Send to

Choose Destination
Behav Neurosci. 2001 Feb;115(1):196-206.

Adult sex differences on a decision-making task previously shown to depend on the orbital prefrontal cortex.

Author information

Psychology Department, University of North Carolina at Wilmington, 28403, USA.


Monkeys and children show sex differences on tasks that depend on the orbital prefrontal cortex. To determine whether similar sex differences exist across the life span, adults were tested on an orbital-dependent decision-making task, the Iowa Card Task, as well as on a control task, the California Weather Task. In addition, estradiol, progesterone, and testosterone were assayed. The 6 groups of participants were college-age men, older men, young low-hormone (menstruating) women, young high-hormone (midluteal) women, older postmenopausal women on estrogen replacement therapy (ERT), and older postmenopausal women not on ERT. Results showed a male superiority on the Iowa Card Task. Among college-age men there was a negative correlation between performance and testosterone levels. There were no significant differences among groups of women on the card task. There were no significant sex differences or hormone correlations on the California Weather Task.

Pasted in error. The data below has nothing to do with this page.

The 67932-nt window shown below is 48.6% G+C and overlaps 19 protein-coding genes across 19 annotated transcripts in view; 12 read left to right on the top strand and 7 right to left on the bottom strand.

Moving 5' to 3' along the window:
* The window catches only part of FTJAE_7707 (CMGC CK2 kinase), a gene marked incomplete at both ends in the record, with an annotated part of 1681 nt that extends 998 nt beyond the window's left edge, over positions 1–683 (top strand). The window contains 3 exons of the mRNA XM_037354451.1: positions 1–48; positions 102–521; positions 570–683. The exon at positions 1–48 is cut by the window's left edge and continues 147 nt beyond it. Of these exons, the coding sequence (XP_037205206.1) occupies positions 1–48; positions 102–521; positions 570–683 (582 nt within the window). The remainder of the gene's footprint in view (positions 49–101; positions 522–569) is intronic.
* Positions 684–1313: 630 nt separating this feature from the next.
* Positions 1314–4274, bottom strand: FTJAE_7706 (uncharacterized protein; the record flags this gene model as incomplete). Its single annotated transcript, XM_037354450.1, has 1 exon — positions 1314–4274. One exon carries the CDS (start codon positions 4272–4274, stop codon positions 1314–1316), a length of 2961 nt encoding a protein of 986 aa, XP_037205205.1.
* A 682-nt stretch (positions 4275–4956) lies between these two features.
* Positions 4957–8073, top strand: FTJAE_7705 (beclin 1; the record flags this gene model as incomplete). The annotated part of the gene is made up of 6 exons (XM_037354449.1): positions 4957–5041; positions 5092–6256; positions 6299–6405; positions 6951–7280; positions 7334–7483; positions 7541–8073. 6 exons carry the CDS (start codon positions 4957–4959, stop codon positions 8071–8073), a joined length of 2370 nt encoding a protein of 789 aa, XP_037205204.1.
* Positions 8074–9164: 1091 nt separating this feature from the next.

[Indexed for MEDLINE]

Supplemental Content

Full text links

Icon for American Psychological Association
Loading ...
Support Center